London, Cornwall, Belgium, Berlin… 2014 was a year of traveling. Somehow or another, people seem to gotten the idea that I know something about videopoetry/poetry film, so I was invited to take part in a panel discussion at the biannual ZEBRA Poetry Film Festival in Berlin this past October. They paid me and everything. It was nuts! The best part was, Rachel came over from London to join me, and we spent a week exploring Berlin and taking in poetry films from all over the world in a grand old theater, in the company of friends old and new.
The panel was titled “Poetry Films in the Digital World,” and it was surprisingly well attended, by which I mean that every seat (100 or so?) was taken—at least until the one-hour mark, when we took a break and half the audience fled. The thing I liked about it was that it was a real colloquium discussion, not one of those wretched series of Powerpoint presentations that passes for a panel at most American academic conferences. Then again, this was a festival, not a conference. Our job was not just to inform but to entertain, and I did my part as best I could in my usual, hyper-caffeinated, words-tumbling-all-over-each-other fashion. Also, there was simultaneous translation into German and English! It was just like being at the U.N. The two translators took turns, and they seemed equally good. I was in awe.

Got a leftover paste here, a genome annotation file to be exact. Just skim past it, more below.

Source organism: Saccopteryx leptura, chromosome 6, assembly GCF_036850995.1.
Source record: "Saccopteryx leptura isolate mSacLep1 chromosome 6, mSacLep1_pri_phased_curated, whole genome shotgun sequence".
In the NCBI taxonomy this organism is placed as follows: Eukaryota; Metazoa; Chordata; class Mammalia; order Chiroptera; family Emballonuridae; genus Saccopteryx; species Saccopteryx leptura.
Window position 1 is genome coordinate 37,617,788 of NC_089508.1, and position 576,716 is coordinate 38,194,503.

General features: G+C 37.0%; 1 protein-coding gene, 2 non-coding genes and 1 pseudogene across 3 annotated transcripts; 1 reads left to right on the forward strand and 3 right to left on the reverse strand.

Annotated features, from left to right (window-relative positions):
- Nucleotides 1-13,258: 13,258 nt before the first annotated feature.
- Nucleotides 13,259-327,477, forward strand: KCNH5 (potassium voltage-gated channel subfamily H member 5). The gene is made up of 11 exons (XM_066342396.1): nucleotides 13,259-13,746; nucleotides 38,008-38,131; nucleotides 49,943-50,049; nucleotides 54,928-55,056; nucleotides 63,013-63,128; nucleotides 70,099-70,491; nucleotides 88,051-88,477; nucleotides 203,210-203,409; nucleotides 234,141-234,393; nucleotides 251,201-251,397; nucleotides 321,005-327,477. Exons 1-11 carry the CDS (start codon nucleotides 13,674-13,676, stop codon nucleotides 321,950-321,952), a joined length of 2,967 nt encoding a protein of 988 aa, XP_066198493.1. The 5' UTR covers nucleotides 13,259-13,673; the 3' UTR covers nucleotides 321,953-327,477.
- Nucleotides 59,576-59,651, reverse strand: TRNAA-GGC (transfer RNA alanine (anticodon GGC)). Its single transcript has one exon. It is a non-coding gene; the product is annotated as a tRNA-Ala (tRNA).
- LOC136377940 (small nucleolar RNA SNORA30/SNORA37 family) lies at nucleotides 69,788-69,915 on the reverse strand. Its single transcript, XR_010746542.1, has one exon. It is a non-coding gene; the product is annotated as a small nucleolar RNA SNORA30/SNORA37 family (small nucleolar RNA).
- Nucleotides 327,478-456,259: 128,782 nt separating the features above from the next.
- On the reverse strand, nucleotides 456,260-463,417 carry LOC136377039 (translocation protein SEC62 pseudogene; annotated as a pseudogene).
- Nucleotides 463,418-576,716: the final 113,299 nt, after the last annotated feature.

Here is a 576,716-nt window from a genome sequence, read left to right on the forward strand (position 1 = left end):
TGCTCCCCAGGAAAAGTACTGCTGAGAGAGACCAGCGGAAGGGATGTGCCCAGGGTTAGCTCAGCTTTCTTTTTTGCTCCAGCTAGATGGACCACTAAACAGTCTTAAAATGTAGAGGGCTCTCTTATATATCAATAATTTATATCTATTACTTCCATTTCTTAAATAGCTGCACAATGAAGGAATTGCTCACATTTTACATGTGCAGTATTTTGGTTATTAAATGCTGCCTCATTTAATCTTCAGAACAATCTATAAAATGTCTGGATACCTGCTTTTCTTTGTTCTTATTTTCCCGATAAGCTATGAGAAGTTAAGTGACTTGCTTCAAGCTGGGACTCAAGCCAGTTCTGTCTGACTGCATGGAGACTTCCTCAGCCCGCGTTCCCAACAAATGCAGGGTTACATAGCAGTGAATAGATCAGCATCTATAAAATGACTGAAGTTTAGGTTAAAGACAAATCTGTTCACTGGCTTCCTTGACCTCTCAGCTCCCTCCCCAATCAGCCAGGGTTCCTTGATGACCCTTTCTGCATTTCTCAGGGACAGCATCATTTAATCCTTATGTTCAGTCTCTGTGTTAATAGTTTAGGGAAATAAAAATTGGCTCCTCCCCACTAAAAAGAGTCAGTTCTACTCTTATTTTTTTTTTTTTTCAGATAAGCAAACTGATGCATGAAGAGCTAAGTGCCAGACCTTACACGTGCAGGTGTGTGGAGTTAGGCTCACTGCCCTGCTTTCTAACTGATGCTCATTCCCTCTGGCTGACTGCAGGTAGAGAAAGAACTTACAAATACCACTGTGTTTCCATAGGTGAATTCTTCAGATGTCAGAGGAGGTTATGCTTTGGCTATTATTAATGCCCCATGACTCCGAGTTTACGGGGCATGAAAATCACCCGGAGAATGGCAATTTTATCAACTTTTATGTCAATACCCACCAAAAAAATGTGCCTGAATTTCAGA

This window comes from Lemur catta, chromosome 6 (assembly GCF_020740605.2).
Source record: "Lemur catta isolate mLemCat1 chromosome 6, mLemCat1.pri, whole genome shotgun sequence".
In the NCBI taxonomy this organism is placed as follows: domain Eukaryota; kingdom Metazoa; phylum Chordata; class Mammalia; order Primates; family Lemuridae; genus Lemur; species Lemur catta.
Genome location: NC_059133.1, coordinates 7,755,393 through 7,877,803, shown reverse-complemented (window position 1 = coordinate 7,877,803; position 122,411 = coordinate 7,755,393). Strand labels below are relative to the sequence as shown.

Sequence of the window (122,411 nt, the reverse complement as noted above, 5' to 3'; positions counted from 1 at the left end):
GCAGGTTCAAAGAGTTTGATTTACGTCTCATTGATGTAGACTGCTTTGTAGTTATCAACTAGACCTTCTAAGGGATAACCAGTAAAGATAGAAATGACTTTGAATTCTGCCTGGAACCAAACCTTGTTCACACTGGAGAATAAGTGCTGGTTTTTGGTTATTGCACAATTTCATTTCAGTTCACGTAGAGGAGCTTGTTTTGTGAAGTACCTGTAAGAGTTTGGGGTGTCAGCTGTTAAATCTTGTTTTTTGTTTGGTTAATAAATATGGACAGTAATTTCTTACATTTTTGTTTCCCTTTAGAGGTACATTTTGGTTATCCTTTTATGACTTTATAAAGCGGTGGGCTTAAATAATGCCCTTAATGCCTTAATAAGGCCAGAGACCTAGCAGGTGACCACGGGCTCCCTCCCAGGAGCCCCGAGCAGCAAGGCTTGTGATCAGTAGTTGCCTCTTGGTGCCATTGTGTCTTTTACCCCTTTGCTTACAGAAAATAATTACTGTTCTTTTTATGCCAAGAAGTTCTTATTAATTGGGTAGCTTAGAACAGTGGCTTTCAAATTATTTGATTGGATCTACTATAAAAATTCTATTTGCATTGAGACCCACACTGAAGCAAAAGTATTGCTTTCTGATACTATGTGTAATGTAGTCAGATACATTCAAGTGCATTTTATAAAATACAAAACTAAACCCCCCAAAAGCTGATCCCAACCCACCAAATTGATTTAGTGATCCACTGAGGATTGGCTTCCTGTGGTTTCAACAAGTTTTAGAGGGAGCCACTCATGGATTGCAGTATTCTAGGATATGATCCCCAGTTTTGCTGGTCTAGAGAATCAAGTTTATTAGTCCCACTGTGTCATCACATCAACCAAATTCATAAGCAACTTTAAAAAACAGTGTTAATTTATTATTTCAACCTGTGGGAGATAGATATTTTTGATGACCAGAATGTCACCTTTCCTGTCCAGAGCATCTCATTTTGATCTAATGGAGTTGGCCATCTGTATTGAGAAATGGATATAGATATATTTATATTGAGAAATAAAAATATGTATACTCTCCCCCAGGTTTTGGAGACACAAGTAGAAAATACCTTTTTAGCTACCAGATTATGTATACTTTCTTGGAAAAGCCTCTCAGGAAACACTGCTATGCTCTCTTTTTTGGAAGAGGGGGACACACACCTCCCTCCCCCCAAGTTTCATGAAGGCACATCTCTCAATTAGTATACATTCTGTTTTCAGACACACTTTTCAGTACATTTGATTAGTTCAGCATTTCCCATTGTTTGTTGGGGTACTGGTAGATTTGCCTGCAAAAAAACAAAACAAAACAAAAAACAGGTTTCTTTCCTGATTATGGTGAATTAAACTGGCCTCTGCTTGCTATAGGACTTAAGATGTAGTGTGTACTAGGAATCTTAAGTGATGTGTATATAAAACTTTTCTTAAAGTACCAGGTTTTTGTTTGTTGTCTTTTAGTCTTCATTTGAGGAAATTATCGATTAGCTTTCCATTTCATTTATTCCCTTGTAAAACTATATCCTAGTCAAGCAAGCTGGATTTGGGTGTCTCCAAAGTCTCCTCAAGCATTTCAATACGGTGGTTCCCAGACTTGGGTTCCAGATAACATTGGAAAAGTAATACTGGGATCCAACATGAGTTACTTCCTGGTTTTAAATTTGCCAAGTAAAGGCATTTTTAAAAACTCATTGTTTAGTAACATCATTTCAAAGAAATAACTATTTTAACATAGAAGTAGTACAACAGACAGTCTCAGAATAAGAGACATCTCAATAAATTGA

After the festival was over, Rachel said: “You’ll get more invitations to attend poetry film events around the world, I’m sure, but this is probably the last time you’ll get paid to do it.” I imagine she’s right. Of course, as with all conferences and festivals, a lot of the important stuff happened at the nearby pub. In part as a result of the new connections I made — and the new energy I felt from attending so many screenings — I converted the old Moving Poems forum into (ahem) Moving Poems Magazine, and created a Top Ten Films feature to help newcomers quickly get a feeling for what the genre is all about. (Judging by this post from a Swedish books blog, it’s working: “A great way to explore the material is to start with the top lists,” they write.)
The trick for me, I think, will be to keep the work-load manageable. So far it has been. I feel particularly fortunate to have gotten a new columnist, the artist and animator Cheryl Gross. Yep, we met in Berlin.
I posted two photo-illustrated posts about the trip to Via Negativa: “On Berlin walls” and “Berlin in black-and-white.” I also had a great nature walk right outside the Stockholm airport on the way there, and a very memorable flight home. As for my summer jaunts, I blogged about “Embodied Belgium” as well as a bunch of stuff from the U.K. One of the latter is due to appear in a print publication, I’m told — more about that if/when it arrives.